At the third scene of the crime - oh, wait!  There is none because it's made of brick.  Knowing this, Kermit asks the third Pig, who stands in front of his brick palace, trying to figure out where his satellite dish should go, what it's like to have a house that's "nice and solid and strong."  His response: "Proud."  Sure, he may seem vain, but when the other two Pigs come a-runnin', he takes them in and protects them from the Big Bad Wolf's big, bad breath.  Kermit, however, is not so lucky because the Wolf huffs and puffs and blows him away.

3. Kermit Reports on the NEW Three Little Pigs Story

That's right.  There's a new Three Little Pigs story, courtesy of the Big Bad Wolf, who's invited Kermit and his news team to capture it on video.

The story begins with the Wolf asking the Three Little Pigs to join him outside.  The Pigs refuse because in the old story, he huffed and puffed and blew their houses down.  The Wolf promises that he won't do that again, so the Pigs decide to give him a chance.  They go outside, where the Wolf begins the new story so: "Once upon a time, there were Three Little Pigs and a Frog Reporter.  When the Wolf saw them standing there, he took a deep breath and..." - Kermit and the Pigs jump - "sang a song!"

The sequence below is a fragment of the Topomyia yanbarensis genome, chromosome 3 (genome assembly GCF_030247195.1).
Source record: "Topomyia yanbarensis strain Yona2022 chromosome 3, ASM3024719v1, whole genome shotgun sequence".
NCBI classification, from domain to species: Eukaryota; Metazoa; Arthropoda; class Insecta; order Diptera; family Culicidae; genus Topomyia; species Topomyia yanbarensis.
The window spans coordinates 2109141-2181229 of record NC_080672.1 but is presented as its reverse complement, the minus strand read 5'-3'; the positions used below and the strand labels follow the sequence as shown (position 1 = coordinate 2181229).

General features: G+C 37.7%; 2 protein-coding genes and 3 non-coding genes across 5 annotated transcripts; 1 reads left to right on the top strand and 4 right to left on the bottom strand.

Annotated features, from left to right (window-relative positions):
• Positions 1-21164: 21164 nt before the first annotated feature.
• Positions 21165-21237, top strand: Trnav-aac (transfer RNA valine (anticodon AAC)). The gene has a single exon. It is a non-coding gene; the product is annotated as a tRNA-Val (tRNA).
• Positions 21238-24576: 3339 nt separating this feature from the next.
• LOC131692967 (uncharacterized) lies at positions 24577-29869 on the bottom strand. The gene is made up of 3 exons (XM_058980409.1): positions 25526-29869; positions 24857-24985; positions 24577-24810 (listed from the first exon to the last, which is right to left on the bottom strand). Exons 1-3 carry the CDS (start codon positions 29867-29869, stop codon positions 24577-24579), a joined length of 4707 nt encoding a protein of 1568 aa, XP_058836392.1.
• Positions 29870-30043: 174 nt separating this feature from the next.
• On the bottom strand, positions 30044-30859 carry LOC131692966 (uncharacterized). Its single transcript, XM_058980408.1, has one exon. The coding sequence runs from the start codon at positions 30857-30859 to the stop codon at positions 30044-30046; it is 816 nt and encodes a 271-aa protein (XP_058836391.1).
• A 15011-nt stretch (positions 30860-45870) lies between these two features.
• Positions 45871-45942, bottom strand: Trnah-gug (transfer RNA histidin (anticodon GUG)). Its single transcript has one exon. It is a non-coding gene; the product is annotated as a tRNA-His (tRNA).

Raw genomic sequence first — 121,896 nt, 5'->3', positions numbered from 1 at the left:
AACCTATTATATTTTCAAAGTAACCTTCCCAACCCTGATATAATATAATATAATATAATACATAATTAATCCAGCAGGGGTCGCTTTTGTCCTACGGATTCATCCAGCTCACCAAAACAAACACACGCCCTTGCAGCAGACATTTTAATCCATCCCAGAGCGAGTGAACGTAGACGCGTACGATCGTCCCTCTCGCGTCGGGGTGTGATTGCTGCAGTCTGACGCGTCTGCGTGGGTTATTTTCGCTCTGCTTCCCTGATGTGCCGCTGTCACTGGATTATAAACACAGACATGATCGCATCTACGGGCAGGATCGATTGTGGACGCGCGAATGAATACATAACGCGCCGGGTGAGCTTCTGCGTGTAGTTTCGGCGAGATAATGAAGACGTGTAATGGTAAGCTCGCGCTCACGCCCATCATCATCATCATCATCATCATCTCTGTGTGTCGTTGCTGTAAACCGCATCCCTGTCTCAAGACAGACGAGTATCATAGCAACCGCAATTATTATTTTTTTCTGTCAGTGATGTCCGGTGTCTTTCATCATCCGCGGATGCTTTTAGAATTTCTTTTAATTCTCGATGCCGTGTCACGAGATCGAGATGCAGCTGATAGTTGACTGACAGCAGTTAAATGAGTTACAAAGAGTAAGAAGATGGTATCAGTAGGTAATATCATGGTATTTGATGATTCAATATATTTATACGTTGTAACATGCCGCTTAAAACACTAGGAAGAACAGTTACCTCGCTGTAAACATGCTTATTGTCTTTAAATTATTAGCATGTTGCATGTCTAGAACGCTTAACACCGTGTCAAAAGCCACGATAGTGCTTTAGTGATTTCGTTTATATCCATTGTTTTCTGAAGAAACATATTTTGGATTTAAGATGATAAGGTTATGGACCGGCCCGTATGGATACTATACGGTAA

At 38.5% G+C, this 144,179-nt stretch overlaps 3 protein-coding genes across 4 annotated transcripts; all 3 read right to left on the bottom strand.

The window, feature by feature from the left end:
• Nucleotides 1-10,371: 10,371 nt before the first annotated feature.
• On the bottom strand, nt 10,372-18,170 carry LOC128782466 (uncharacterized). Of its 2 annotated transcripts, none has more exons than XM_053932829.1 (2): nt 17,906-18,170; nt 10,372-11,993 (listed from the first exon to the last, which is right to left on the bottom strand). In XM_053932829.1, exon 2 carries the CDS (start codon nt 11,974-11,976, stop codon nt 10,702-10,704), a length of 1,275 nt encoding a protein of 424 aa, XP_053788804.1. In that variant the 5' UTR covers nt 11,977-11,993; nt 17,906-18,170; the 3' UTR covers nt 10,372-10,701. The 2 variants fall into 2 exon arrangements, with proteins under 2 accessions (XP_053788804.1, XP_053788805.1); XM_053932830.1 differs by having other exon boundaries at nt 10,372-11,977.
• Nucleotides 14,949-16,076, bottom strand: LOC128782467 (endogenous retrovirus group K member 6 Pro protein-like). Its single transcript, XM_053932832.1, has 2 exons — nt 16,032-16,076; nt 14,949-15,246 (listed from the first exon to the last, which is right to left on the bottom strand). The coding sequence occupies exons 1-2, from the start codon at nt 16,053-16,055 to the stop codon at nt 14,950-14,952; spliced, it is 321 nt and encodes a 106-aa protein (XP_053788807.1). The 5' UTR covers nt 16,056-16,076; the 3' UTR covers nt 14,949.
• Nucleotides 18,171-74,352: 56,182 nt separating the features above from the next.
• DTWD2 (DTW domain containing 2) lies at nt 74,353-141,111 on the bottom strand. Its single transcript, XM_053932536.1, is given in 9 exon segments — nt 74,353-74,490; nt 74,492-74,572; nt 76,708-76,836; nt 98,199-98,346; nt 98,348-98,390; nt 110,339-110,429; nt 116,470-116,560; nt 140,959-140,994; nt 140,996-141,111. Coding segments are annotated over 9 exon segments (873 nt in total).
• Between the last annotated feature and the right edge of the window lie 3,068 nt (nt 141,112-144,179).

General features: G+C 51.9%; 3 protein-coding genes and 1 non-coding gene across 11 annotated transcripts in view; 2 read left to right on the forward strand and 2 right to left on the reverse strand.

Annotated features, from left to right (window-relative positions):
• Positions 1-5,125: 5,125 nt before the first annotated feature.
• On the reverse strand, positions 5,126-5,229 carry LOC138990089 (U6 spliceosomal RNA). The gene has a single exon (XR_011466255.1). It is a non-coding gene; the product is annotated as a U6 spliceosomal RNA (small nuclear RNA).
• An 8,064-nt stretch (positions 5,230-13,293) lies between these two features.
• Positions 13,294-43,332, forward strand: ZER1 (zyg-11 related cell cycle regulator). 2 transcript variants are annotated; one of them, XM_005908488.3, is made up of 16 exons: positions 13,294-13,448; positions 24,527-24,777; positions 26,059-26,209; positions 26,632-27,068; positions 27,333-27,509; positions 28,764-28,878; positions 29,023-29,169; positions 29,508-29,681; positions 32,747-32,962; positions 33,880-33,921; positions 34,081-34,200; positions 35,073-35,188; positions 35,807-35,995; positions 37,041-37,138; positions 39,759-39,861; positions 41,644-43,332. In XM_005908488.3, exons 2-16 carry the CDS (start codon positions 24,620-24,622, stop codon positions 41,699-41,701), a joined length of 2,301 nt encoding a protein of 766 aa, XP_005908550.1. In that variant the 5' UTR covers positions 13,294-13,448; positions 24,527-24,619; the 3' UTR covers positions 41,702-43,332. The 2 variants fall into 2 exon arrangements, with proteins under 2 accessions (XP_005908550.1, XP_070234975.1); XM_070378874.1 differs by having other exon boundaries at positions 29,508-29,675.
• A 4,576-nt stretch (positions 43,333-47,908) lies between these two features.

This song turns out to be a game.  The Wolf sings, "Three of things belong together.  Three of these things are kinda the same.  One of these things just doesn't belong here.  Now it's time to play a game!"

Guess how the game ends.  Kermit, a frog, does not belong with the Three Little Pigs, so the Wolf huffs and puffs and blows him away and he and the Three Little Pigs live happily ever after.  As the Pigs rejoice, Kermit pops out of his coat and says, "I think I like the old story better."

2. Kermit Reports On the First Pig

Kermit interviews the first Pig, the one with the house made of straw.  When he asks, "Why straw," the Pig responds so: "Because straw is light and easy to carry - and when we get hungry, we can nibble on a wall or two."  Kermit suggests it would have been wiser to build a house made of wood or bricks, in case a Big Bad Wolf comes along and huffs and puffs and blows it down.  The Pig laughs this off, saying he worked on the house for four days and is, therefore, strong, then returns inside.